We've all been there.

You're developing a Spring Boot application and testing it out. The app receives a JSON object from an upstream service.

It needs to parse that object using Jackson but lo and behold there's no corresponding Java class for that JSON structure.

What do you do?

Well, for many situations, the best solution would be to create a Java class that maps to the structure.

But, for whatever reason, that's not an option here. You just need to take that JSON string and convert into a Java object quickly.

I'll show you how to handle that problem right here.

Meet JsonNode

The JsonNode class is probably what you're looking for. It can handle just about any type of JSON object you need to parse.

Off the top of my head, I can't think of anything it can't handle.

That JsonNode class, by the way, is Jackson's base class for all logical representations of JSON nodes. You can think of it like a DOM node in an XML document.

Bottom line: if you have a JSON object that doesn't map to a class in your Spring Boot application, you can map it to a JsonNode object.

How to Do That

Let's take look at a simple deserialization effort with minified version of an employee object that looks like this:

  "id" : "A17",
  "lastName" : "Smith",
  "firstName" : "Frank",
  "shirtSize" : "XXL"

Now let's say you don't have a corresponding Employee class to go along with that but you still need to represent it in Java.

In that case, deserialize it this way:

ObjectMapper mapper = new ObjectMapper();  
String json = "{\r\n"
        + "  \"id\" : \"A17\",\r\n"
        + "  \"lastName\" : \"Smith\",\r\n"
        + "  \"firstName\" : \"Frank\",\r\n"
        + "  \"shirtSize\" : \"XXL\"\r\n"
        + "}";
JsonNode jsonNode = mapper.readTree(json);

That's going to give you this output:


And that's a success. The JsonNode object properly reflects what was in the JSON object.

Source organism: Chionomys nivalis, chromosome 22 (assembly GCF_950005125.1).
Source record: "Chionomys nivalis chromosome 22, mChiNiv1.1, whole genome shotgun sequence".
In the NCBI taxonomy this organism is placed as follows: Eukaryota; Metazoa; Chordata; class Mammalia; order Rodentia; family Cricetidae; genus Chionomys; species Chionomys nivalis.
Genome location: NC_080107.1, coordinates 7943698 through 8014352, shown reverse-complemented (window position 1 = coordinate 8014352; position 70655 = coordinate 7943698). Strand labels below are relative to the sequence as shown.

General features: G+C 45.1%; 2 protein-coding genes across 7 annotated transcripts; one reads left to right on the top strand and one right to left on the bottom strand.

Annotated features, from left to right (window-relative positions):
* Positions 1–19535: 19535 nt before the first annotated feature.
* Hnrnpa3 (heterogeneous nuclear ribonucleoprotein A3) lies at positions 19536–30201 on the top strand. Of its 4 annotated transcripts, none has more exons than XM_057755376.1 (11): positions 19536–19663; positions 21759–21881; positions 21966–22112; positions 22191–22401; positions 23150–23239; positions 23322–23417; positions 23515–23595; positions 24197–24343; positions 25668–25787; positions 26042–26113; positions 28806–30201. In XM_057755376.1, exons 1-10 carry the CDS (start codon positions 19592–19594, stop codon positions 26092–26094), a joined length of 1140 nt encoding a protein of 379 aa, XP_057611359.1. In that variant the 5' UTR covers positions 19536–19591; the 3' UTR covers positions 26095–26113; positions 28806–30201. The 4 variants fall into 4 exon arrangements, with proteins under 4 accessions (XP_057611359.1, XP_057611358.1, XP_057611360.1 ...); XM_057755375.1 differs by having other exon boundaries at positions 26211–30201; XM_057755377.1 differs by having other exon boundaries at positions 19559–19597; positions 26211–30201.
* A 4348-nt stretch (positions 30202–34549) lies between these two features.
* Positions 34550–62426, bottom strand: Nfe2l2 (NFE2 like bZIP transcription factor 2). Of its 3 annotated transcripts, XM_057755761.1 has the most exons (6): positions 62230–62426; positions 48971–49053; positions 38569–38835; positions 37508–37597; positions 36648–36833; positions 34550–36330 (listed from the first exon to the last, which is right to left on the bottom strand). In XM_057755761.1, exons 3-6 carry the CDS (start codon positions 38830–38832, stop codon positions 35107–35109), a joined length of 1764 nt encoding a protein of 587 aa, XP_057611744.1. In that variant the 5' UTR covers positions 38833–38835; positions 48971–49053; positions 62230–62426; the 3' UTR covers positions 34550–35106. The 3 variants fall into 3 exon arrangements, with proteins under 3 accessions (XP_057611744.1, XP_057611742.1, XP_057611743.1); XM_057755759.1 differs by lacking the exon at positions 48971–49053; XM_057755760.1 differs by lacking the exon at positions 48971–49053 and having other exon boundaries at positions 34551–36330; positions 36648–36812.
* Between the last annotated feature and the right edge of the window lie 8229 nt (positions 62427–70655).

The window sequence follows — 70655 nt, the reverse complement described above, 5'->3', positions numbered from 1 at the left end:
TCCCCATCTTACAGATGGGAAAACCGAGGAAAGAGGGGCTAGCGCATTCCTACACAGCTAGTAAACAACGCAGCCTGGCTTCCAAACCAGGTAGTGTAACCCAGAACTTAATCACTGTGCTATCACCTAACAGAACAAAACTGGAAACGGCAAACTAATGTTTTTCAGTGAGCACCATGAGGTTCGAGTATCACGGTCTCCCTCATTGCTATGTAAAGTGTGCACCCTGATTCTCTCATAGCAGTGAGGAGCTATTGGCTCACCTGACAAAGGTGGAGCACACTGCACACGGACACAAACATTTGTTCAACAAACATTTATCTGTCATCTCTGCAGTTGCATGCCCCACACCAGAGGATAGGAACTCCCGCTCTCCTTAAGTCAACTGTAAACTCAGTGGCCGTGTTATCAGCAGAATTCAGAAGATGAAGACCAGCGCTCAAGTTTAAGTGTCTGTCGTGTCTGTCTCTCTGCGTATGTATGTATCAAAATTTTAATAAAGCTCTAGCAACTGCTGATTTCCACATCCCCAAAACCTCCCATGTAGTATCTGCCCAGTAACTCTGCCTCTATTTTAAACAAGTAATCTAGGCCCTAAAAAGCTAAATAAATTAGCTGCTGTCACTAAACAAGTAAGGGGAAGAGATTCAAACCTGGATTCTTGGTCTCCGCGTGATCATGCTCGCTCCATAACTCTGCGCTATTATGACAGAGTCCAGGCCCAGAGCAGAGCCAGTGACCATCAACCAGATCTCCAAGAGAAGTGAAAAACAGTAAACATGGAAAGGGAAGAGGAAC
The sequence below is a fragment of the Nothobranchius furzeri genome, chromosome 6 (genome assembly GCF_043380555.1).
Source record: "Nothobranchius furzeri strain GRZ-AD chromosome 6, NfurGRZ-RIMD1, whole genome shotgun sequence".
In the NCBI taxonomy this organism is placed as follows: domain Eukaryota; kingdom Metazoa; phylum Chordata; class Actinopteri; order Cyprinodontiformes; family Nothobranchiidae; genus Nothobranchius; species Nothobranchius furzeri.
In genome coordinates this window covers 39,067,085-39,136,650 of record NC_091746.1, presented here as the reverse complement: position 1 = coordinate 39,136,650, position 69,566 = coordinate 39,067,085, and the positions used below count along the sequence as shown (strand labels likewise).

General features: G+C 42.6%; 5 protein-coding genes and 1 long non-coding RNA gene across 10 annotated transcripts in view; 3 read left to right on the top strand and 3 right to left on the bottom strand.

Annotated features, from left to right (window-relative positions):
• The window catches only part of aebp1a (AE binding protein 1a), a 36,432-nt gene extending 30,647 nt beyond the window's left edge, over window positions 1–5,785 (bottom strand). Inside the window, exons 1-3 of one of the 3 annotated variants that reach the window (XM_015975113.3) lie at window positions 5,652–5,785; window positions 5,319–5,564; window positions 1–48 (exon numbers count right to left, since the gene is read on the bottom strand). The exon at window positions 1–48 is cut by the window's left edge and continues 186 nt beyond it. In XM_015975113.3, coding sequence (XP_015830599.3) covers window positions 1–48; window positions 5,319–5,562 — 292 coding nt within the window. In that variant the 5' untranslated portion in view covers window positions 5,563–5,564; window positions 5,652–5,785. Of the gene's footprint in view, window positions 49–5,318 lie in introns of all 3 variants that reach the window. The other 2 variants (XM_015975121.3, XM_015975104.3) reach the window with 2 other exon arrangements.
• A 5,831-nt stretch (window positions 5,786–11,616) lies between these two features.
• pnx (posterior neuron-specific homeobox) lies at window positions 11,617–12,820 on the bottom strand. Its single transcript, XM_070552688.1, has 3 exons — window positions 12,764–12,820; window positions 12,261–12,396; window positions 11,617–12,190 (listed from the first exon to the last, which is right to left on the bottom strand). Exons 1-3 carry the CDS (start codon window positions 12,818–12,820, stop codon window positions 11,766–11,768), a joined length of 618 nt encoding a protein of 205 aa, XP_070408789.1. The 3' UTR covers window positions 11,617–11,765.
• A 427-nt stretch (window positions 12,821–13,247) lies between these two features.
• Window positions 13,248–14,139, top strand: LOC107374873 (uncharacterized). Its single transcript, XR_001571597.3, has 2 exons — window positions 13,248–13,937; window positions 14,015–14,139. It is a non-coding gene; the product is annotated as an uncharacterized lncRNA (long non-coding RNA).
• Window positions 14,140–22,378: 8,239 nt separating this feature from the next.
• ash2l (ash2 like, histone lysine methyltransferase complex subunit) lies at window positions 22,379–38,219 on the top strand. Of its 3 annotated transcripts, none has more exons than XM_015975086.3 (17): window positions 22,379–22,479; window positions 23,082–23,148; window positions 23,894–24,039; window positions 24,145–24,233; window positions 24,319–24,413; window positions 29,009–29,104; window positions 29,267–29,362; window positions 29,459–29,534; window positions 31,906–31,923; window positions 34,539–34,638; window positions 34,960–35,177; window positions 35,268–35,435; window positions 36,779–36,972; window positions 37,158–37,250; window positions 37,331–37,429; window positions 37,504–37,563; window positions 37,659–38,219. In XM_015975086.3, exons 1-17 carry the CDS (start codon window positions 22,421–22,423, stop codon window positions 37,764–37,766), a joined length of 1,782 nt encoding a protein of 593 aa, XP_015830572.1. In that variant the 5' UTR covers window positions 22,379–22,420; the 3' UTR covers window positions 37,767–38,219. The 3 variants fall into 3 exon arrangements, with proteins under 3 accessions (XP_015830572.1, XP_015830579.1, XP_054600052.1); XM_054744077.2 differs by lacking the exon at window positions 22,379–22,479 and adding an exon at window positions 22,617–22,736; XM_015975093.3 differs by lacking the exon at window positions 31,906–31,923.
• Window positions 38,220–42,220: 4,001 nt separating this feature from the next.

But Can You Do Anything With It?

Yes, you can do something with it.

If you'd like to get just one property, for example, you can do that by changing the last line in the deserialization code to this:


As you can see, that's using the get() method on the JsonNode object.

The string inside that get() method specifies the name of the property to get. In this case, it's "lastName."

But if you stop with get(), you're going to just get another JsonNode object. If you want to actually get the value of that JSON node, you need to extract it according to its data type.

Since the last name is a String, the code above invokes the asText() method on the returned JsonNode object. That returns the last name as a String.

Run that code now and it spits out the following:


That's the last name so that's correct.

By the way, if you want to convert a JSON node to another type, you've got plenty of options. You can invoke asInt(), asBoolean(), asDouble(), and asLong() as well.  

Just make sure the type in the JSON property matches.

Wrapping It Up

Now you know how to convert a JSON object to a JsonNode object in your Spring Boot application. 

If you're ever in a bind and need to deserialize something with no corresponding class, feel free to use Jackson to do what you learned about today.

Have fun!

Photo by Aline Viana Prado from Pexels